Those of us who have been through dotcom 1.0's boom and bust know that there are patterns here - high stock valuations, no profitability, no real exit strategy, and hope of acquisition. What makes this time a bit different is that the ethics of the businesses are pretty challenged this time around.
With Uber, you get a company that knows it gets a free ride (no pun intended) on the people who sacrifice their personal vehicles' wear and tear that won't be fully covered by the money they receive,
This is true to a certain extent. I don't live in a big city, and I drive for Uber only on the side, and only for quick cash when I need it. This "quick cash" is pretty much tax-free by the time I deduct expenses and $0.54 per mile using the IRS standard rate. The business losses I incur from driving for Uber will lower my taxable income from my "day job" and my LLC I have set up for consulting on the side. On the flip side, I don't think driving for Uber full-time is a sustainable long-term business model.
is schizophrenic when it comes to its disposition on whether its drivers are employees or contractors,
They're pretty adamant about it: You're a contractor.
fails to impose safety standards and inspections of both vehicles and people,
I was required to undergo a background check, provide my driving record, and provide a copy of the inspection results of my vehicle's inspection.
actively encourages people breaking the law by not requiring their drivers to have commercial insurance policies on their vehicles
The laws in my state do not require drivers who drive for Uber or Lyft (the only two legal ones here) to carry insurance beyond their regular insurance. Rather, Uber provides a policy, with an insurance policy certificate from an insurer licensed in the state as required by the law, to cover the additional insurance requirements mandated by the state law regarding companies like Uber and Lyft.
and acting as a taxi company,
Taxis can be hailed from the curb. Uber and Lyft drivers can only legally accept pre-arranged rides here. There is a difference. The DMV in my state does carry out an occasional surprise inspection in some areas where an inspector will try to get an Uber driver to take a "side drive" for direct pay or something similar.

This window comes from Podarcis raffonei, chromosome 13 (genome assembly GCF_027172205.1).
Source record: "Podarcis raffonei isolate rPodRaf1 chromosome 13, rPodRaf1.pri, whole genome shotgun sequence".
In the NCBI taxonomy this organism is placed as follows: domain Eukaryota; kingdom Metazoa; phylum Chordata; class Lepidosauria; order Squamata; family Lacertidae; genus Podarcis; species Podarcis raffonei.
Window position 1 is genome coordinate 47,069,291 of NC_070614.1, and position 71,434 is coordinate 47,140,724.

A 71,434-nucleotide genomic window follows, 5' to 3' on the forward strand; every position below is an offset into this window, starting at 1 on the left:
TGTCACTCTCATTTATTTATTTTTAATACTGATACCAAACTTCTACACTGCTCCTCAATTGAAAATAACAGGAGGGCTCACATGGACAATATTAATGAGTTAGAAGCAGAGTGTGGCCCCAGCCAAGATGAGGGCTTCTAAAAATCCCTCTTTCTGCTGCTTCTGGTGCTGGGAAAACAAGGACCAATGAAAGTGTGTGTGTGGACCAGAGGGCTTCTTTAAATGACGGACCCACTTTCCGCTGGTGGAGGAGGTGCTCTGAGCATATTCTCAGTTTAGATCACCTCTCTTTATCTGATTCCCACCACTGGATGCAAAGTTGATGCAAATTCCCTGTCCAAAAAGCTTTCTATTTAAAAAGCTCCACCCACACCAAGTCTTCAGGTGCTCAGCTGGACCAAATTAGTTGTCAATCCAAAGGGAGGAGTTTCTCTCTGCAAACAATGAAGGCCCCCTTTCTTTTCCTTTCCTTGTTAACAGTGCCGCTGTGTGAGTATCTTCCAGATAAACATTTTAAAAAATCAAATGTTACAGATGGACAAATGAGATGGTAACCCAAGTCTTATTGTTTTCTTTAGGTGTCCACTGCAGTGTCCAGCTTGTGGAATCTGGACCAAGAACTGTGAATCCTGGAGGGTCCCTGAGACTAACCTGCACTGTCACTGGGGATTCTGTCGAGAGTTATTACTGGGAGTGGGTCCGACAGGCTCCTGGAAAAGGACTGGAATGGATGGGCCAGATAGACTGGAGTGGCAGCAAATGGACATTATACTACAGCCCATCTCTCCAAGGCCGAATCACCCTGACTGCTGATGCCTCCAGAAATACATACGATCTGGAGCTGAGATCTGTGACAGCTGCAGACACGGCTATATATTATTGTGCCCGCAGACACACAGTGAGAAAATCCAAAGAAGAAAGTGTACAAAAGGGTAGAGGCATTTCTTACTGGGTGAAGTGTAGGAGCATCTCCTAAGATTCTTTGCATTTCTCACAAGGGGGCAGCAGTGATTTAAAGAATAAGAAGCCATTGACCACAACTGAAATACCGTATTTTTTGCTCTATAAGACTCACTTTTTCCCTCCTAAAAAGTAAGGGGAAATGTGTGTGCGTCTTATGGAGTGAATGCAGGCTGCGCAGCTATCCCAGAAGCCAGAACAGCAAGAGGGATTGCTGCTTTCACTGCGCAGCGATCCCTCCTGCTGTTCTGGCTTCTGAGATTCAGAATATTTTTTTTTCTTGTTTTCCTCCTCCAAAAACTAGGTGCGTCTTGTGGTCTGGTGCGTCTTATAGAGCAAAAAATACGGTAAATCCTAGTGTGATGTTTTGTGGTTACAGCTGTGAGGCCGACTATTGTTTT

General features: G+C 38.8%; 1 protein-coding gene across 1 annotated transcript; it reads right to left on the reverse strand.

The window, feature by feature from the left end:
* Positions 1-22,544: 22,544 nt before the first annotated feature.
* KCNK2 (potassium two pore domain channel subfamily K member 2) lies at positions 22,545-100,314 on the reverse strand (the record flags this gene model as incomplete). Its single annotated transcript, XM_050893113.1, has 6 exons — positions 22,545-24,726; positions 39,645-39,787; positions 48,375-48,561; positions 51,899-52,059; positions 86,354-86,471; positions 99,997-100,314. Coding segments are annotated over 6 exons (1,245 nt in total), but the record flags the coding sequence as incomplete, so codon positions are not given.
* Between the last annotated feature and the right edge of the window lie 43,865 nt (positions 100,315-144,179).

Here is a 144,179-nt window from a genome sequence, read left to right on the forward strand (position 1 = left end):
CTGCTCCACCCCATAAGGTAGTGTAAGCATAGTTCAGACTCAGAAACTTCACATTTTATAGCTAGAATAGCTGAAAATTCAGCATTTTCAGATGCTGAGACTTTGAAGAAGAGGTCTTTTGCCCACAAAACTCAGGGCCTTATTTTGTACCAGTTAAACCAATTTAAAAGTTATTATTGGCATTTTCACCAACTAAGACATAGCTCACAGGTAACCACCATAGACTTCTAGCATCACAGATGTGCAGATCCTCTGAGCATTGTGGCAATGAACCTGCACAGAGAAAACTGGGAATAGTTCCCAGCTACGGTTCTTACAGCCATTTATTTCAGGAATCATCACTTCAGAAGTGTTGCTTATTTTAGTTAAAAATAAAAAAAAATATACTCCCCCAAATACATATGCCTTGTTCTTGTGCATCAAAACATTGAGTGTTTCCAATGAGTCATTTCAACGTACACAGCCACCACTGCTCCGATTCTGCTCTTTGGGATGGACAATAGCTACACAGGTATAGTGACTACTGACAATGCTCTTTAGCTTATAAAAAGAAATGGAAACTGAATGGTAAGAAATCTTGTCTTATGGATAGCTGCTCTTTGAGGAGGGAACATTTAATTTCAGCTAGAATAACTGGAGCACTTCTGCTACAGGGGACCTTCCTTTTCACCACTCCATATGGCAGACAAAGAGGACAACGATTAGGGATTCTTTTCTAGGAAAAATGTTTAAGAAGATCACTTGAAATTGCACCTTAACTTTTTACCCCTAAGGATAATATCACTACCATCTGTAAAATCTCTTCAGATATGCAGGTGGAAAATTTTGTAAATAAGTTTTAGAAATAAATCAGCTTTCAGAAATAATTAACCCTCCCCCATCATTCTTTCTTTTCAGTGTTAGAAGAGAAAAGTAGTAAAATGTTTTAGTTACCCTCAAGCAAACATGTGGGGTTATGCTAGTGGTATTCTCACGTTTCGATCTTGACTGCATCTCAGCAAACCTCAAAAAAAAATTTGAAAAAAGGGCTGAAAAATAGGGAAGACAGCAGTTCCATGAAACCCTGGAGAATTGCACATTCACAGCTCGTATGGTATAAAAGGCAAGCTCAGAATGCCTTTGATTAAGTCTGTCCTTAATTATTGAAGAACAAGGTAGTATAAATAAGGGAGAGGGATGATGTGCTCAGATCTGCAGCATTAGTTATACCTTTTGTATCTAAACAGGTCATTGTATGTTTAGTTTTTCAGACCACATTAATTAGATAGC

and pretending to be an insurance company in violation of law by claiming they will self-insure for a million dollars of public liability without a certificate from the respective insurance commissions of the states they do business in.
I'm looking at the insurance policy Uber obtained for my driving. It is from a third party insurer who has been licensed and operating in my state since three years before Uber was launched.
Revenue growth isn't hard when you throw enough resources at something. A million average people will happily pick up something cheap or free and easy no matter whose expense its at. Profit growth is an entirely different animal. I believe when the legal chickens come home to roost, Uber will come out to be made out to be one of the biggest boondoggles in the latest dotcom boom. These days, there's a type of challenged ethics pervading the corporate culture of the new boom where people just go break the law and hope that things will sort themselves out. In the long run, it isn't the smartest business strategy in the world, and it isn't just Uber - and yes, I'm looking at you Theranos and Magic Leap. Even when the companies are legitimate, it seems the premiums people pay for them are ludicrous and defy the most basic business analysis of recovery of investment in a profitable way. I can't imagine this will all end well even if the magnitude of the failures are masked by inflation and currency devaluation.
I'm with you on a lot of these points. The legalities are still being jostled about with all of the different locales Uber has to deal with. I can't imagine the cost of dealing with all of that legal mess.
The concept of being a "full time driver" with Uber still has a LOOONG ways to go before it becomes viable, so I think it is unethical for Uber to try to lure drivers in with the prospect of making it profitable to drive with them.
As for Uber's company growth and profit, I think it's there for them in the long term if they continue to increase the number of customers and drivers under their existing model without adding to their existing costs tremendously, especially if they can keep the growth of their staff and developers to a minimum. Uber cut their fares a while back. If I were at the helm, I would probably look at slowly increasing them over time to find an equilibrium so that drivers are compensated better without losing the competitive edge to traditional taxis.